New Zealand Dollar Awaits Key US PCE Data, Powell Testimony
New Zealand Dollar Fundamental Forecast: Neutral
- New Zealand Dollar declined last week as a hawkish FOMC undermined its yield appeal
- RBNZ’s incoming governor said he expects to sign proposals to broaden their mandate
- Attention turns to external risk including US PCE and Fed’s Jerome Powell testimony
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The New Zealand Dollar focused on external news this past week, spending most of its time declining against the US Dollar. This was likely due to a lack of key economic event risks from its home country. At most, you had better-than-expected fourth quarter retail sales. But the data failed to spark a meaningful positive reaction in the currency. However, there was an important development at the central bank.
RBNZ’s incoming governor Adrian Orr said that he expects to sign the proposals to broaden the central bank’s mandate shortly before taking office on March 27th. These include making the Reserve Bank of New Zealand target full employment in addition to stabilizing prices, similar to the Fed’s dual mandate. Mr. Orr declined to comment on current monetary policy as he wasn’t involved “at this point”.
On the external front, Wednesday’s hawkish FOMC minutes increased Fed rate hike expectations. As mentioned before, this saps the appeal of the New Zealand Dollar as the markets face the reality that its US counterpart is inching closer to having the highest yield in the majors’ spectrum. Firming US lending rate fears also took its toll on Wall Street as the S&P 500 fell, hurting the sentiment-linked Kiwi Dollar further.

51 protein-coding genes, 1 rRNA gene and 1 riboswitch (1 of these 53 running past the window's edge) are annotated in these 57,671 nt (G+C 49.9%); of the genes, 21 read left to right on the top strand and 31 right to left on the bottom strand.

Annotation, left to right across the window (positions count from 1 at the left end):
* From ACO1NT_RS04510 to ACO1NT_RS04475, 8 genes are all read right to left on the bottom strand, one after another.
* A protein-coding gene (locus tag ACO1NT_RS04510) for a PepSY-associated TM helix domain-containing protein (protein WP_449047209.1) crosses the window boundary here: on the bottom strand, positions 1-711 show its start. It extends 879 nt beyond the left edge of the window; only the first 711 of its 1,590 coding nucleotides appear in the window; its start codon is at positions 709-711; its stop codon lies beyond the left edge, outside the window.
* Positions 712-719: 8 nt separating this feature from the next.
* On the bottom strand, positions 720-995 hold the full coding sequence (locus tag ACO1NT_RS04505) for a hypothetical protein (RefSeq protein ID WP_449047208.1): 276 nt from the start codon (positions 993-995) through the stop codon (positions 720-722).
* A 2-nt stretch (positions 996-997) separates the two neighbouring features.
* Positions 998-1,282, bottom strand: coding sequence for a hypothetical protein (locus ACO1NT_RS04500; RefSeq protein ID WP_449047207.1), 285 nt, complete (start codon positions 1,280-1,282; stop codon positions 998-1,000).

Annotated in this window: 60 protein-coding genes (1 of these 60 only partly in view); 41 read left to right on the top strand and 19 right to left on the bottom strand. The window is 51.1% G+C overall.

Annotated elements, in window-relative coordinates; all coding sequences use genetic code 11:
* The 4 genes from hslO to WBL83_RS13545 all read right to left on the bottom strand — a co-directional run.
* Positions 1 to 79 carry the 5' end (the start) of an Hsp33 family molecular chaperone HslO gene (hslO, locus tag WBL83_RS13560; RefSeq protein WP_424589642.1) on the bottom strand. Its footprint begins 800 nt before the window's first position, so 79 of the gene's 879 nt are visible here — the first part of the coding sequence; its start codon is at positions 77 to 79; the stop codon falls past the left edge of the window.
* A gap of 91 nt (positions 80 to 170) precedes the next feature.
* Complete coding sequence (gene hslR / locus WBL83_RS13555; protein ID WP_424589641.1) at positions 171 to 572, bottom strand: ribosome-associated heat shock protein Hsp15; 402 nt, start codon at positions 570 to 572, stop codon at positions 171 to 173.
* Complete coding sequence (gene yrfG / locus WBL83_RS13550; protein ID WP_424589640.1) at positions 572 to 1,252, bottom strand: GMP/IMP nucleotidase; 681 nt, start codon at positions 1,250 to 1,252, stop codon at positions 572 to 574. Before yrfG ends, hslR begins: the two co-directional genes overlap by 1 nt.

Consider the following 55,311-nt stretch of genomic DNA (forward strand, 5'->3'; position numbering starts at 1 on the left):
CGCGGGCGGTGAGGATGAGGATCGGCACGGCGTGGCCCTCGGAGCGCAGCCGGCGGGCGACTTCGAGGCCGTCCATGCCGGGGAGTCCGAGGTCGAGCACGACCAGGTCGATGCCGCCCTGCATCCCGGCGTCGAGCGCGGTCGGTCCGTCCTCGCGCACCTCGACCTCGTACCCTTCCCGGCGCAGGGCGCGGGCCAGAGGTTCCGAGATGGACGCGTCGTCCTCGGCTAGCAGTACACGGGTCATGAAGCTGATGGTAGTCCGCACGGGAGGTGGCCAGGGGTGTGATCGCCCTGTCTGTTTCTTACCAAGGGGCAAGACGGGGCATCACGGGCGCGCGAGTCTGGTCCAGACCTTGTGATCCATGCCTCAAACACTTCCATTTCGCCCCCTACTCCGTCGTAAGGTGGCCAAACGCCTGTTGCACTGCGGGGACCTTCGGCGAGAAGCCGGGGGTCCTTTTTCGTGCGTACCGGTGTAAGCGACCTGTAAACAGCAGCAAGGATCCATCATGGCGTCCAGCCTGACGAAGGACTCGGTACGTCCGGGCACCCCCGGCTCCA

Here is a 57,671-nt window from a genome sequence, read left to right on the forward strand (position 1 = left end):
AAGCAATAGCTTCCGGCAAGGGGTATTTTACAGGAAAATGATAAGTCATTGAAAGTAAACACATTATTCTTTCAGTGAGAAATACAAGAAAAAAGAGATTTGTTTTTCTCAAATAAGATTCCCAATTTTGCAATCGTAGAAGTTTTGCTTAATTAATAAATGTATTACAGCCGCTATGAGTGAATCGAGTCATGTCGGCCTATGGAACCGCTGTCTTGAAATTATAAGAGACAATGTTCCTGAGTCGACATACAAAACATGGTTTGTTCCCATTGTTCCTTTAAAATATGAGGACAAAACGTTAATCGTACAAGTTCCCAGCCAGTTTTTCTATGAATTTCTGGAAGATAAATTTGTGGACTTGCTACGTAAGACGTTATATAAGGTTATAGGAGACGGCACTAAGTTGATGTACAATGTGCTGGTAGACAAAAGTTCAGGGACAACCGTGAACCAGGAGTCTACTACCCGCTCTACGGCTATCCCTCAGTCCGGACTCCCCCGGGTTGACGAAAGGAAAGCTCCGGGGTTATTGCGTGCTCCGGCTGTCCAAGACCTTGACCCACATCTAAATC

Looking ahead, we will probably have more of the same fundamental themes play out next week. Mainly, attention is likely to be on external data and stock markets. At home, New Zealand’s trade balance figures will be released on Monday, followed by business and then consumer confidence on the following days.
The former may offer a volatile NZ Dollar response in the short term due to the country’s reliance on trading. However, a lasting response that plays out in the aftermath might be absent. This may be due to the incoming RBNZ regime change which might delay near-term monetary policy action as Adrian Orr and others get settled into a new mandate. All the while, the central bank seems to be in no rush to adjust policy as is.
This sets the stage for the sentiment-linked New Zealand Dollar to focus on what’s happening in the global markets. In particular, the US. Next week, the Fed’s preferred gauge of inflation (Core PCE) will cross the wires. An upside surprise here could further bolster Fed rate hike expectations, sapping the appeal of Kiwi Dollar. Meanwhile, a testimony from Jerome Powell could do the same if his tone echoes the hawkish FOMC minutes.
With that in mind, the New Zealand Dollar will probably be left vulnerable to external factors and risk trends next week. Even though Fed policymakers might echo last week’s hawkish minutes, nasty surprises in key local economic data are always a risk. The outlook will have to be neutral.
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